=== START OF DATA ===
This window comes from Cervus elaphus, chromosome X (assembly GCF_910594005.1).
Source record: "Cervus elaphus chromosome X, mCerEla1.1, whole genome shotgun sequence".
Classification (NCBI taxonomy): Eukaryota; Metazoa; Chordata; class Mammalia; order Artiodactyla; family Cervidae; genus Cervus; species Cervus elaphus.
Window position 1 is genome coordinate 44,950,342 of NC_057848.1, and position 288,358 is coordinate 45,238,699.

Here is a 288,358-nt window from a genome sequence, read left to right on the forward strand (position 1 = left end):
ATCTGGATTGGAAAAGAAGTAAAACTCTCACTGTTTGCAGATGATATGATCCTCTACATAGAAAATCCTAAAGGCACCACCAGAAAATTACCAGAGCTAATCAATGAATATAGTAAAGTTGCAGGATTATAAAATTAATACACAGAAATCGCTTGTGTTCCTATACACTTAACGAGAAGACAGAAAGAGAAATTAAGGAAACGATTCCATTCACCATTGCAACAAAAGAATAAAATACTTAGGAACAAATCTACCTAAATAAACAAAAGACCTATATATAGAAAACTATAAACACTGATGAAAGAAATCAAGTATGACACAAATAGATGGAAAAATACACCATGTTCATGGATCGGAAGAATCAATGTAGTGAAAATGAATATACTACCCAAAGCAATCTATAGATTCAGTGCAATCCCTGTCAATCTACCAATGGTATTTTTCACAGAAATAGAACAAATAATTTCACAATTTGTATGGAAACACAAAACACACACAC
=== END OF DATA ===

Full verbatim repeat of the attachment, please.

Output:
This window comes from Cervus elaphus, chromosome X (assembly GCF_910594005.1).
Source record: "Cervus elaphus chromosome X, mCerEla1.1, whole genome shotgun sequence".
Classification (NCBI taxonomy): Eukaryota; Metazoa; Chordata; class Mammalia; order Artiodactyla; family Cervidae; genus Cervus; species Cervus elaphus.
Window position 1 is genome coordinate 44,950,342 of NC_057848.1, and position 288,358 is coordinate 45,238,699.

Here is a 288,358-nt window from a genome sequence, read left to right on the forward strand (position 1 = left end):
ATCTGGATTGGAAAAGAAGTAAAACTCTCACTGTTTGCAGATGATATGATCCTCTACATAGAAAATCCTAAAGGCACCACCAGAAAATTACCAGAGCTAATCAATGAATATAGTAAAGTTGCAGGATTATAAAATTAATACACAGAAATCGCTTGTGTTCCTATACACTTAACGAGAAGACAGAAAGAGAAATTAAGGAAACGATTCCATTCACCATTGCAACAAAAGAATAAAATACTTAGGAACAAATCTACCTAAATAAACAAAAGACCTATATATAGAAAACTATAAACACTGATGAAAGAAATCAAGTATGACACAAATAGATGGAAAAATACACCATGTTCATGGATCGGAAGAATCAATGTAGTGAAAATGAATATACTACCCAAAGCAATCTATAGATTCAGTGCAATCCCTGTCAATCTACCAATGGTATTTTTCACAGAAATAGAACAAATAATTTCACAATTTGTATGGAAACACAAAACACACACAC